Gerald Tock is the boss of a video game company, and he wants to see more women in the industry — not just for equality’s sake, but because he thinks the games will be better.

“Frankly, if you look at the mechanics of the popular games, shooting features a lot [and] hitting. I mean look at the verbs — shoot, hit, punch, grab, smash,” Mr Tock said in an interview with Stockhead.

“I think we do have a lot to grow in terms of inclusion, in themes and in people, in the games industry. There’s so much that we can stimulate and perhaps as an industry we do need to look into that.”

Mr Tock is one of two chief operating officers of iCandy Interactive (ASX:ICI), a mobile game developer focused on South East Asia that listed on the ASX early last year.

The company’s games have been downloaded more than 20 million times. Some of its popular titles are Crab War, Dark Dot and Alien Hive.

You might think those sound simplistic — but if you want a glimpse at the potential of what games can be, you should check out what Mr Tock plays in his spare time.

“A great game that I like to play is Democracy 3. And there you play as a politician, and you learn about political divisions, and then you realise ‘oh @#&% It’s not that simple!’

“Another one that I like is Tropico. It’s a take on the idea of a banana republic, and you have to make economic decisions. Your island turns from a tourist resort — a beautiful island paradise — into this machine that has casinos and commercial buildings.”

A screenshot from Democracy 3. Picture: Positech Games
A screenshot from Democracy 3. Picture: Positech Games

Time to grow up

Video games have been an increasing part of life for at least 40 years, since the first popular gaming system — the Atari 2600 — was launched in 1977.

But Mr Tock believes the industry still has a lot of maturing to do.

“We still have a fair bit to go in terms of what themes come up and what mechanics are interesting. And how games can be applied in many other ways beyond just what themes are represented now,” he said.

“I think that partly comes from the participation of people in the industry. Traditionally our industry has been very male-dominated, and I think we’re starting to see a change in that.

“We need to encourage and support the education of women in the games industry and the participation of women in the games industry.”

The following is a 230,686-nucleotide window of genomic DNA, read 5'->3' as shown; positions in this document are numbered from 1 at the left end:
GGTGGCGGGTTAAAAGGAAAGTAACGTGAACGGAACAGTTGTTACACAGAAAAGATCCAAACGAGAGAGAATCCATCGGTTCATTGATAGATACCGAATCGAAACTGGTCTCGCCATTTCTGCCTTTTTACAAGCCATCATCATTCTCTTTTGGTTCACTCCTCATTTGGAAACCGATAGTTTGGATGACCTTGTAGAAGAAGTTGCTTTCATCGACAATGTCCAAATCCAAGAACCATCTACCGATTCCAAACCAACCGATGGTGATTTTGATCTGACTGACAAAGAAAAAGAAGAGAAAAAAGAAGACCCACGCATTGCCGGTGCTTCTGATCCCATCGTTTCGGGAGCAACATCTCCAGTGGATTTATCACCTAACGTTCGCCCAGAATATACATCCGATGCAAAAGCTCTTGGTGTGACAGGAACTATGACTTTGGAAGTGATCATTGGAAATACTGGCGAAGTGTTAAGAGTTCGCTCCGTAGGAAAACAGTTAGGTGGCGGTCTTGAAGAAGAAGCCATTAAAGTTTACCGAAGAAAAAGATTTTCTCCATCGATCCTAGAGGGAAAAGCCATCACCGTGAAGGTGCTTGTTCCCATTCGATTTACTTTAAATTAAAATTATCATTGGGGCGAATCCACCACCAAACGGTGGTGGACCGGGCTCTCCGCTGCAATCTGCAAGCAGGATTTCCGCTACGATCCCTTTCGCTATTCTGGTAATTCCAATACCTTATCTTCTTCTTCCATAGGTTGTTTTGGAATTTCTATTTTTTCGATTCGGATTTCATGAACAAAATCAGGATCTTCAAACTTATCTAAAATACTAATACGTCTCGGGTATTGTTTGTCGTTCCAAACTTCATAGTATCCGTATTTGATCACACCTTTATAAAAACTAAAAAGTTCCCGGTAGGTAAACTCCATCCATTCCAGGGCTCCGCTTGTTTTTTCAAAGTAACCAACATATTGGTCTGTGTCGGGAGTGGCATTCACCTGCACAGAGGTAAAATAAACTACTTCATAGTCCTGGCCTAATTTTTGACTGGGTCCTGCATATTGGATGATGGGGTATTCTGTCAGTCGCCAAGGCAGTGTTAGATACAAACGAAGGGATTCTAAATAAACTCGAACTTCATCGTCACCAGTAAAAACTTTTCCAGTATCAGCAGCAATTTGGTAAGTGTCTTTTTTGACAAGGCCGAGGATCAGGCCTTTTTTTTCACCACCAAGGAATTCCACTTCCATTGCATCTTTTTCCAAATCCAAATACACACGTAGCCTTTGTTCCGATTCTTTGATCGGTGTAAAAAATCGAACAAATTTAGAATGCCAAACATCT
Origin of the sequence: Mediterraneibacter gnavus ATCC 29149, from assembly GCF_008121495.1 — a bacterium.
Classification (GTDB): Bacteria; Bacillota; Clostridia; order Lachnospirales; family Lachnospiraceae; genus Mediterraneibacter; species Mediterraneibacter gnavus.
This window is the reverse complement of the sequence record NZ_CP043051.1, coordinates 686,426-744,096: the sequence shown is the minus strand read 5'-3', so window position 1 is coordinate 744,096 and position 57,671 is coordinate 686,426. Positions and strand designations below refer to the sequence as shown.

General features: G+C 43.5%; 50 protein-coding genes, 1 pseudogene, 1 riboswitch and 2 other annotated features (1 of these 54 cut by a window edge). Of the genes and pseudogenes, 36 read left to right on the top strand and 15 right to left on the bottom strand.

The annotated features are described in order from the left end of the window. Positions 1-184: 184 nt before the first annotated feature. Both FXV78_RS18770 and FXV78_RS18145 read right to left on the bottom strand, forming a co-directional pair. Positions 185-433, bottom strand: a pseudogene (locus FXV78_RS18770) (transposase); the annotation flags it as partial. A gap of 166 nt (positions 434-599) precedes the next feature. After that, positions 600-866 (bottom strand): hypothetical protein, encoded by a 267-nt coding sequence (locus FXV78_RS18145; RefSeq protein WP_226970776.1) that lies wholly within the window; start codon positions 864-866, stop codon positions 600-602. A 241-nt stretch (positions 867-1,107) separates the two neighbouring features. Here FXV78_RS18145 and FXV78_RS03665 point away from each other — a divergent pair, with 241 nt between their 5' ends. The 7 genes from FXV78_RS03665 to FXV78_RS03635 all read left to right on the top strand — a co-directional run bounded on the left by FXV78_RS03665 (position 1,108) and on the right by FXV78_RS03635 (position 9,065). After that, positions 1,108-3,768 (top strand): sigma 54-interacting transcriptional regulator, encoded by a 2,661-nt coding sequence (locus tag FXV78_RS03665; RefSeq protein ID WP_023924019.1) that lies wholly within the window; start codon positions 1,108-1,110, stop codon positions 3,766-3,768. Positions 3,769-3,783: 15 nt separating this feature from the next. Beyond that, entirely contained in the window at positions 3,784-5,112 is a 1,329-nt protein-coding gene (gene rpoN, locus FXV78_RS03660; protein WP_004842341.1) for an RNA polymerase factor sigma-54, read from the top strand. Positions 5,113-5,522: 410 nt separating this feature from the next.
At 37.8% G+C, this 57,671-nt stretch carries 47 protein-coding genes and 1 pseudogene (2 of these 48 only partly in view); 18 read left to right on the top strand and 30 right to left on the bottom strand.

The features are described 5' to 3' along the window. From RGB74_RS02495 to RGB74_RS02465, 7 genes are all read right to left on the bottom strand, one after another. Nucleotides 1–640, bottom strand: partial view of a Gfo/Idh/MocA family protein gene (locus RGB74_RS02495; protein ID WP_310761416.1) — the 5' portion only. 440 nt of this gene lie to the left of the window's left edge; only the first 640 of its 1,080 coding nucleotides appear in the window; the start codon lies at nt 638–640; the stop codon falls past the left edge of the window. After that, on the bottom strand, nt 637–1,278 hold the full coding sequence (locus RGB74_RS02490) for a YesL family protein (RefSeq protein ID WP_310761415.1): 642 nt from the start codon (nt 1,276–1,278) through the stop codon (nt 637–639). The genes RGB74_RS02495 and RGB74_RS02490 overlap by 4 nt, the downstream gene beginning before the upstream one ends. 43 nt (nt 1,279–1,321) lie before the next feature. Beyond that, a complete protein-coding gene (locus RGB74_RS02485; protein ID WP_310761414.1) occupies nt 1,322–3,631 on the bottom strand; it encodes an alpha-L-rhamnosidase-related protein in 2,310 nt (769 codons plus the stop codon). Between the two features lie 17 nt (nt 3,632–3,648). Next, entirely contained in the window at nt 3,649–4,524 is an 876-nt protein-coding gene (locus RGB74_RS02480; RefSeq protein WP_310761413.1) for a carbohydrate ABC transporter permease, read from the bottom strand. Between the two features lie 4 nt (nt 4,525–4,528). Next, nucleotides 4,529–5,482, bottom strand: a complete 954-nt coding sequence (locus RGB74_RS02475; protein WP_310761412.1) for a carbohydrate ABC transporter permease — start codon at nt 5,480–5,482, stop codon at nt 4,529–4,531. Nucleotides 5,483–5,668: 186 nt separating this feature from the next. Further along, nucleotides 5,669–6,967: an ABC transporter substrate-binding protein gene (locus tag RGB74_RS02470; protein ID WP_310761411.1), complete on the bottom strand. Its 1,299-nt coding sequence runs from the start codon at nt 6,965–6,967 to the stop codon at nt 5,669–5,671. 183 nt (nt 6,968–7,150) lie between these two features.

Just 15 per cent of Australian game developers are female, according to Bureau of Statistics figures from June. iCandy has operations in Australia, Singapore and Malaysia.

Having more women involved in game development would change the themes and mechanics of games on the market, Mr Tock said.

“Then different conversations start to happen, and it can manifest itself in terms of different ways in which games are executed,” he said.

“We may start to see more co-operative attributes being part of the core design. And that’s not saying that men can’t be co-operative, that’s saying certain attributes do tend to come out more.

“We may see less ‘hack and slash’ for example, less hardcore action. I’m not saying that women don’t enjoy those as well, but we may see other stuff coming out. I do think we would see more of a variety and diversity of themes.”

How the business looks

Mr Tock’s priorities for the financial year ahead are to continue with the company’s strategy of acquiring the best of smaller local game developers, as well as trying to break into “unique territories” such as India and China through partnerships.

“Unique territories [are] countries where you do require a bit more localisation, so we’re looking at a strategic partnership with a partner in a key territory,” he said.

In March this year, iCandy acquired a developer called Inzen Studio — which is where Mr Tock came from — and also owns Appxplore. It is on the hunt to buy more.

The company boasts impressive revenue figures, but is still relatively cash poor.

Revenue grew 633 per cent in the 2016-17 financial year to $1.13 million, compared to the previous period.

However iCandy had just $76,000 in the bank at the end of June, after earning $135,000 from customers receipts in that quarter and spending $241,000.

It expects to spend another $509,000 in the current quarter, which will be offset by customer receipts, and issued an updated investor presentation in June.

ICI closed at 8.5c on Thursday. Shares have traded between 4c and 17c over the past 12 months, and have generally been on the rise.